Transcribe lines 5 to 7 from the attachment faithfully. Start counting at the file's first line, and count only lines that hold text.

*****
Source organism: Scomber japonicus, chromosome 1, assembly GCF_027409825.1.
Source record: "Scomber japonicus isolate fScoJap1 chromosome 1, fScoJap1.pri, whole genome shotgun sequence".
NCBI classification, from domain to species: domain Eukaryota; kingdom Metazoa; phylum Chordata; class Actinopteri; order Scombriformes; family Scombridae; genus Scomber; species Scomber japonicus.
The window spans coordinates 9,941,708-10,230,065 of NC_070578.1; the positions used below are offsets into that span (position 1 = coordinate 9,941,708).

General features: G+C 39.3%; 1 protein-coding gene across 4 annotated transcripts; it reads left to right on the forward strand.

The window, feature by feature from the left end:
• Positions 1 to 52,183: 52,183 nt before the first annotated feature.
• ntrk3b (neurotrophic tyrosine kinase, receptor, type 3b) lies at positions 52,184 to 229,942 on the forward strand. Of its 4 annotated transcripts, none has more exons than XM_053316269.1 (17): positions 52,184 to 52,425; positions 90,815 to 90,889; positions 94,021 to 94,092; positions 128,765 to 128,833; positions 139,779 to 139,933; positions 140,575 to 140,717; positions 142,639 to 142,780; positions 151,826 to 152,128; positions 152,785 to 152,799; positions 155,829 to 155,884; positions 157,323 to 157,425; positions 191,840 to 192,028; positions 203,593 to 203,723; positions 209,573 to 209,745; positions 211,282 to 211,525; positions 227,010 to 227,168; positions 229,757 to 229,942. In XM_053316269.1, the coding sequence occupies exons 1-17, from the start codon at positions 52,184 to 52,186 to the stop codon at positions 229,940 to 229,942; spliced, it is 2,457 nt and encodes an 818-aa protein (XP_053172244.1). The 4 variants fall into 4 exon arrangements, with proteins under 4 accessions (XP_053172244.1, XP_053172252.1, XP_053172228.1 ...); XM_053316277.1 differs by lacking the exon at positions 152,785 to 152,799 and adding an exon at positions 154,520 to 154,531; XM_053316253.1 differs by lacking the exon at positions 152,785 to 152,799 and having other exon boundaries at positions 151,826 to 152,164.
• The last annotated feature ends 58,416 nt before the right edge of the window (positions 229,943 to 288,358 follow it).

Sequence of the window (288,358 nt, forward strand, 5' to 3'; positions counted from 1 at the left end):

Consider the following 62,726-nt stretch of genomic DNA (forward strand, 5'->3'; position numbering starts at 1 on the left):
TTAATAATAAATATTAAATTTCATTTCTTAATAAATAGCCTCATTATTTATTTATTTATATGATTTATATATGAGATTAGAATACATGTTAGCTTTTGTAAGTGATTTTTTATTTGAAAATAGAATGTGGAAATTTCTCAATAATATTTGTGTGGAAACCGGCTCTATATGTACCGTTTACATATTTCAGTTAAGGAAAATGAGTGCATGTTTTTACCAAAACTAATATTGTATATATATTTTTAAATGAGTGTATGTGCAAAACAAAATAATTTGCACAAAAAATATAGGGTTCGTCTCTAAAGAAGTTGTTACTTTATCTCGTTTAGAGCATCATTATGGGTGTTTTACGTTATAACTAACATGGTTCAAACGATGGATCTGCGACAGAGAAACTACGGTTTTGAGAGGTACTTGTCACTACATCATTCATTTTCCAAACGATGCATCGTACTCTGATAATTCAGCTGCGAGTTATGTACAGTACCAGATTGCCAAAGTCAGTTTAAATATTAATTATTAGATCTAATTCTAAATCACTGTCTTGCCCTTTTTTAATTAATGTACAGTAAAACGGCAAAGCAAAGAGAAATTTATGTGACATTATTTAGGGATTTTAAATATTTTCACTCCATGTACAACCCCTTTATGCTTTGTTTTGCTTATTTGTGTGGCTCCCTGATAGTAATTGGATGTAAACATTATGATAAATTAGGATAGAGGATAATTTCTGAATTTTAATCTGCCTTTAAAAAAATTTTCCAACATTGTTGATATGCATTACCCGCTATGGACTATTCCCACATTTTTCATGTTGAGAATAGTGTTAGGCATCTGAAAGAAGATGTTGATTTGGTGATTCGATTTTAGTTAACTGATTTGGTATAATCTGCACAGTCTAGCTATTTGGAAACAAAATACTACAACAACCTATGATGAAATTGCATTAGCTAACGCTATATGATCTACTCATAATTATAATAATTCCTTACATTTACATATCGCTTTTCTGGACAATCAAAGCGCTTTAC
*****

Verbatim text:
General features: G+C 39.3%; 1 protein-coding gene across 4 annotated transcripts; it reads left to right on the forward strand.

The window, feature by feature from the left end:
• Positions 1 to 52,183: 52,183 nt before the first annotated feature.